Internet World Stats reports that there are just over 1.05 billion English-language internet users. They are followed by Chinese-language users (804 million), Spanish-language users (337 million) and Arabic-language users (219 million). In total, just 25% of internet users participate in English. That means that companies who deliver English-only content and ignore translation are failing to reach out to 75% of the global population.

What’s more, non-English language internet penetration often lags behind that of the English language. 72.2% of the world’s English-language population uses the internet, compared to just 55.4% of those who speak Chinese, 65.5% of those who speak Spanish and 50.3% of those who speak Arabic. This means that there is much greater scope for an increase in the number of those who use the internet in Chinese, Spanish or Arabic than there is in those who use it in English.

Using translation services strategically to build organic traffic

Engaging language services to undertake a website translation project can result in a highly profitable increase in organic traffic across multiple languages. To get the best out of the translation agency, it is a good idea to prepare a project brief detailing the overall goal of the translation and localization work. The more thorough the brief, the better the agency will be able to deliver on the project. If translators are aware of the company’s ethos and values, for example, then they can bear these in mind when faced with choosing the most appropriate words and phrases during the translation process.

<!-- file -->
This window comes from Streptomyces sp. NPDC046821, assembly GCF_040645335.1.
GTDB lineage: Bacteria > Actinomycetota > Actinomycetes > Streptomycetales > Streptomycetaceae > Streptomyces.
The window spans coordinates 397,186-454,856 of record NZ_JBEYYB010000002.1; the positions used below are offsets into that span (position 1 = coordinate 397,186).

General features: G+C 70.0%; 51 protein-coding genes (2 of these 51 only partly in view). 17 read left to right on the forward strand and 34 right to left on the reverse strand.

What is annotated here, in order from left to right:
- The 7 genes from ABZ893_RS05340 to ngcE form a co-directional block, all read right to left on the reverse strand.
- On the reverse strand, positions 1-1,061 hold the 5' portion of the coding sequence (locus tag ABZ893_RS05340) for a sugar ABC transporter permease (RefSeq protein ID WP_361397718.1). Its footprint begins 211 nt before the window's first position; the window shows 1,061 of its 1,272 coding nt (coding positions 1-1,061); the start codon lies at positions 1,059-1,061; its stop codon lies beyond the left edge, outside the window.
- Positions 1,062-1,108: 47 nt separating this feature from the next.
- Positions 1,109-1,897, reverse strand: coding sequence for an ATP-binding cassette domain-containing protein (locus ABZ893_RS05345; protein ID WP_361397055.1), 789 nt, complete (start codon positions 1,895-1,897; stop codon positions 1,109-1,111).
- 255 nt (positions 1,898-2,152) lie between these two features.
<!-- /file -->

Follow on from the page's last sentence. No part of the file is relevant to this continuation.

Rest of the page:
The company commissioning the translation work can take a strategic approach if converting its website to multiple languages at once. It can deploy translators to gather information on rankings, backlinks and SERP competitors in multiple languages then assess with languages to prioritize, based on the results. A multilingual strategy can then be developed, based on tackling languages in a certain order. The results of each translation, in terms of the site climbing the Google rankings in that language, can then be used to further develop and enhance the strategy.

The case for professional translation

The case for professional translation is simple. Companies work hard to ensure that their websites can be successful and appear as high up in search results as possible. There is a cost to the company for doing this, but one that should be offset against the increase in income and exposure that the higher search engine position achieves.

The same is true of investing in creating a site in other languages. To simply translate a website without optimizing it to build organic traffic would be to miss a trick. Yes, there is a cost to undertaking research on actionable data in other languages, and to professional translation and localization services, but it should be possible to balance that expenditure against the site’s improved performance in search engine rankings around the world.

Conclusion

We live in an increasingly globalized society. While multilingual website delivery may once have been something that only global blue chip companies considered, services that embrace an international approach can enjoy incredible results. Netflix is a prime example – the service is available in 190 countries, with streaming-only plan members able to watch TV in any and all of them. Only China, Crimea, North Korea, and Syria lack Netflix services, and the latter three are due to US governmental restrictions on American companies. By taking a global approach and using translation services as part of that strategy, Netflix has left its competitors in the dust. Is it time for your company to do the same?

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Louise Taylor
Louise Taylor is head of content at Tomedes. Tomedes translation services are available to clients across the globe. The company specialises in more than 90 language pairings, covering everything from video translation to legal translation.